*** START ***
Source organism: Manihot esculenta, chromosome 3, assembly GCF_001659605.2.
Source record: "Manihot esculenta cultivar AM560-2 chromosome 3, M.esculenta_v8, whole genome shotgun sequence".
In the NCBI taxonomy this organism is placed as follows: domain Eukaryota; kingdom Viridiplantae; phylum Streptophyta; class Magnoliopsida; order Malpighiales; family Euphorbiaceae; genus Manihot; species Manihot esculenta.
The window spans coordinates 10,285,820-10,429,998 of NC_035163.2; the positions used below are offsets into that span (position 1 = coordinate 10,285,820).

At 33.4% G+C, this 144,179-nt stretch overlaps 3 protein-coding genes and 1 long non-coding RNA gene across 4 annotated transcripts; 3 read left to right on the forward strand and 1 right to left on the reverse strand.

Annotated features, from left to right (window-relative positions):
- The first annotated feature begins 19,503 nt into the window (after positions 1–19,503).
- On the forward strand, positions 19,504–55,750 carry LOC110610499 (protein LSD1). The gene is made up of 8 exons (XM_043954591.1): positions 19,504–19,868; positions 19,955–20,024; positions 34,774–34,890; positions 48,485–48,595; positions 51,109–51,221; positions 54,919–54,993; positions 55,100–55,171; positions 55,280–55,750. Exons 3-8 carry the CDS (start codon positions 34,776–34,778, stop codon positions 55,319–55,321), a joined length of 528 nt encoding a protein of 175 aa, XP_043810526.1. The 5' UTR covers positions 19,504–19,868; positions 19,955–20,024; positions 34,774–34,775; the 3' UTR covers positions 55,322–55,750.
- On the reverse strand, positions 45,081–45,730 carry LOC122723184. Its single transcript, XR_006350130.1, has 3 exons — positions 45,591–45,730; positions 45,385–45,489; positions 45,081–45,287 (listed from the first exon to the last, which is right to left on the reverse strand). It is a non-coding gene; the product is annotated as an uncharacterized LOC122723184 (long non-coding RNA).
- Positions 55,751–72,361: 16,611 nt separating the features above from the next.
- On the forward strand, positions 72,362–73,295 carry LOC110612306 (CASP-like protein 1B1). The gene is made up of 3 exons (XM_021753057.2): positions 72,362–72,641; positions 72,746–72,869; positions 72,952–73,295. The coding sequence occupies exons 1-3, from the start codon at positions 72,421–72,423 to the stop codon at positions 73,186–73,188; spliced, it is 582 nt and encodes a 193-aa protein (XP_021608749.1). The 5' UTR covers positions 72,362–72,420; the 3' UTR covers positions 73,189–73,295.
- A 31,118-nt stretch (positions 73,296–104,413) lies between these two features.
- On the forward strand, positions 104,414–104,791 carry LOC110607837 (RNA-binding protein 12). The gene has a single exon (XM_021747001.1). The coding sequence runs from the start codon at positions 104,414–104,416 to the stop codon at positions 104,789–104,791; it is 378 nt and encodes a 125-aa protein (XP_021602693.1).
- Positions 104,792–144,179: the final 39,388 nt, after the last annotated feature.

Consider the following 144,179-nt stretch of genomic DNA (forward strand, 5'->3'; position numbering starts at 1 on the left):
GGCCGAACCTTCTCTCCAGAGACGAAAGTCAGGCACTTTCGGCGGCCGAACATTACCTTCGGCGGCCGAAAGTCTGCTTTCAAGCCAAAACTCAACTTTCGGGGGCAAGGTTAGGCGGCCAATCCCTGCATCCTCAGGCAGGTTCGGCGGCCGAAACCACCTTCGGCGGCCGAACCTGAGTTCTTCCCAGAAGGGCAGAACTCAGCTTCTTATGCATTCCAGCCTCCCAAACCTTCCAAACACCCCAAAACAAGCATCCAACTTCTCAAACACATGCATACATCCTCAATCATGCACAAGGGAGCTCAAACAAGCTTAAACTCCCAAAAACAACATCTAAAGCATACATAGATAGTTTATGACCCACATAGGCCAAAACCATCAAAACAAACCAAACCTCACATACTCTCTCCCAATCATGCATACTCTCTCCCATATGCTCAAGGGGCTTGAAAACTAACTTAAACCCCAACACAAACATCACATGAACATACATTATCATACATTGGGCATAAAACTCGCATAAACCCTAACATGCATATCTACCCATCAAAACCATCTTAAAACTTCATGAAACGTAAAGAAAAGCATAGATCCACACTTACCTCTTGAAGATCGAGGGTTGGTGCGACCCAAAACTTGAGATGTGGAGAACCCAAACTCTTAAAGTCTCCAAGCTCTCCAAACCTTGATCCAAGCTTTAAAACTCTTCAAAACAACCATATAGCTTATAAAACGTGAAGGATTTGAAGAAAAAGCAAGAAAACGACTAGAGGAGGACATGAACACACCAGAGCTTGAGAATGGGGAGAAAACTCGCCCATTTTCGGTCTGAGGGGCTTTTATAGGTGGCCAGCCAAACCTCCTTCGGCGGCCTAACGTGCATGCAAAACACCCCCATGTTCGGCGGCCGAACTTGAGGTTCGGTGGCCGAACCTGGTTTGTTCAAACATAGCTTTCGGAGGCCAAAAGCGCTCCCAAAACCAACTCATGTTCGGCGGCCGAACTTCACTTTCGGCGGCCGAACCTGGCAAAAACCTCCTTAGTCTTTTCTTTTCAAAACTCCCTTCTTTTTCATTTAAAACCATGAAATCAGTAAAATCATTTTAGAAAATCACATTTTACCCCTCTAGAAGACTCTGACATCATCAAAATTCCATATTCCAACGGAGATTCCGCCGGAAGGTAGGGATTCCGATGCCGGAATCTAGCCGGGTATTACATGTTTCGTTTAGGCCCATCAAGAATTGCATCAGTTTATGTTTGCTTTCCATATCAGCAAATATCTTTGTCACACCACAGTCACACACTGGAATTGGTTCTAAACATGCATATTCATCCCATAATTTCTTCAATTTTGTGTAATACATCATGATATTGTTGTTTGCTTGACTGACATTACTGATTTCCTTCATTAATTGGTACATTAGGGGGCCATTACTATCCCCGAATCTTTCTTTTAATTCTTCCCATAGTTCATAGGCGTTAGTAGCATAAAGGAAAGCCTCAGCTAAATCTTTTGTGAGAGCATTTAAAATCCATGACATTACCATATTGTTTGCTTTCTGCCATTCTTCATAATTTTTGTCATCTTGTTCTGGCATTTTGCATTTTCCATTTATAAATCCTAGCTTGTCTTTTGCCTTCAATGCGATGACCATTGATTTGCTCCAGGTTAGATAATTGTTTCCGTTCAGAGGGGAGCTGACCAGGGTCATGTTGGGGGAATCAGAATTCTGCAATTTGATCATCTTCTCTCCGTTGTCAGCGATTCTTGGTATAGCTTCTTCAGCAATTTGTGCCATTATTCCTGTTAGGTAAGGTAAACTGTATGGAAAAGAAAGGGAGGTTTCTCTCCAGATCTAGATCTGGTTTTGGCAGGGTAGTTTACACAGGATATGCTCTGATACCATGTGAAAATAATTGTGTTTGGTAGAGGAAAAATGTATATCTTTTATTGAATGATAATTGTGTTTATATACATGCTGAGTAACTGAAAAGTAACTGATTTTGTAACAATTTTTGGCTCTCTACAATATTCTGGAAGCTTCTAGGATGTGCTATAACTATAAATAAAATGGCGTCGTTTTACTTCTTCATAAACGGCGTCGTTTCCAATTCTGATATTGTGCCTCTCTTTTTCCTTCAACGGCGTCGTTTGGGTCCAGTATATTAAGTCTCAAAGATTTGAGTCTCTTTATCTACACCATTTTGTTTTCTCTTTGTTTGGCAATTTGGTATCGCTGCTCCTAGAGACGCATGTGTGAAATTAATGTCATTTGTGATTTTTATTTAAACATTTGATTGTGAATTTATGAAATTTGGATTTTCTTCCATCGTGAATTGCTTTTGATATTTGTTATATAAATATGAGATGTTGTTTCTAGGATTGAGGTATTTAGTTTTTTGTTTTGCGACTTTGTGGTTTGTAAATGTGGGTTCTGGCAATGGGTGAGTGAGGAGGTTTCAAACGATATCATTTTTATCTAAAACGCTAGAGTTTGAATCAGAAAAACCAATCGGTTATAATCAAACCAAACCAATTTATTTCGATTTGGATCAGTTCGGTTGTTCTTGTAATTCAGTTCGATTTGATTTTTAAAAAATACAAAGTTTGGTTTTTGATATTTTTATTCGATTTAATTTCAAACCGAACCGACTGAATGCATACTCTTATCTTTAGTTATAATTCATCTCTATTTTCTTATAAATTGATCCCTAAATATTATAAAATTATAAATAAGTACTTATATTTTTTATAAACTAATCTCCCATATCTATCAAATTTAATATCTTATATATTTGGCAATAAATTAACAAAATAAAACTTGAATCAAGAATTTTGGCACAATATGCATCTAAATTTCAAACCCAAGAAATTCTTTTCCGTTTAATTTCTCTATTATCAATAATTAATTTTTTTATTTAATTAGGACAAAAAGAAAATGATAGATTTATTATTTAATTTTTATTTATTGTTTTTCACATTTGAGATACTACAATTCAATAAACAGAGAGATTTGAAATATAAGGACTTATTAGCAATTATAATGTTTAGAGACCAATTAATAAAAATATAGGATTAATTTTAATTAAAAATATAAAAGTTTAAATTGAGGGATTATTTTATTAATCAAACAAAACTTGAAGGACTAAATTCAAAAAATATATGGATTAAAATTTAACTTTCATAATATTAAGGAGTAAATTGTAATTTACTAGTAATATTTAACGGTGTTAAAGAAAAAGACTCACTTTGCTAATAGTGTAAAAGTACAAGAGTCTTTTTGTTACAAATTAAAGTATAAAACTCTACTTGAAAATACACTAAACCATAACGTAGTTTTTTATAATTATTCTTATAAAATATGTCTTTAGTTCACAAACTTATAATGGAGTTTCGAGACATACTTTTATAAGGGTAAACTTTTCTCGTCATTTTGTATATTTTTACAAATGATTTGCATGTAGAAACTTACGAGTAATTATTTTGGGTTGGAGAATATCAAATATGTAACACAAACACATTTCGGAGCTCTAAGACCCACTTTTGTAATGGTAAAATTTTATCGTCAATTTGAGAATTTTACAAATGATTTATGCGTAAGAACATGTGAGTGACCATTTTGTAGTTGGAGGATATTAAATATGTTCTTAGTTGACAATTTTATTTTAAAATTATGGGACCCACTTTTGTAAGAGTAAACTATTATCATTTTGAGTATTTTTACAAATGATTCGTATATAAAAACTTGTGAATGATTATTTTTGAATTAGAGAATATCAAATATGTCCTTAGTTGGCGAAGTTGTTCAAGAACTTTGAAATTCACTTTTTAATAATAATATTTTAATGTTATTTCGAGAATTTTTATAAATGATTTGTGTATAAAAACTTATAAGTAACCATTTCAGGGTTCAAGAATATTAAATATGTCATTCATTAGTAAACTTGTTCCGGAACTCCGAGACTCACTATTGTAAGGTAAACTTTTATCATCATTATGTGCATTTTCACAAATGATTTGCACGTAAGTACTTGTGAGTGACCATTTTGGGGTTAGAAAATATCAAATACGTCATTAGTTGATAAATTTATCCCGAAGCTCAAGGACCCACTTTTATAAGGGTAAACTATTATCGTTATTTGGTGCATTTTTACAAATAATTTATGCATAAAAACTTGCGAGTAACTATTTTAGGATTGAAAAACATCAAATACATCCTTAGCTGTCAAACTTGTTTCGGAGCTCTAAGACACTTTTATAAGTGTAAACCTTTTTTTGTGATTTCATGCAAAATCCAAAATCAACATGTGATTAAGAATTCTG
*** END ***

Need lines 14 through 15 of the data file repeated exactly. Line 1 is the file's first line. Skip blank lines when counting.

- Positions 104,792–144,179: the final 39,388 nt, after the last annotated feature.

Consider the following 144,179-nt stretch of genomic DNA (forward strand, 5'->3'; position numbering starts at 1 on the left):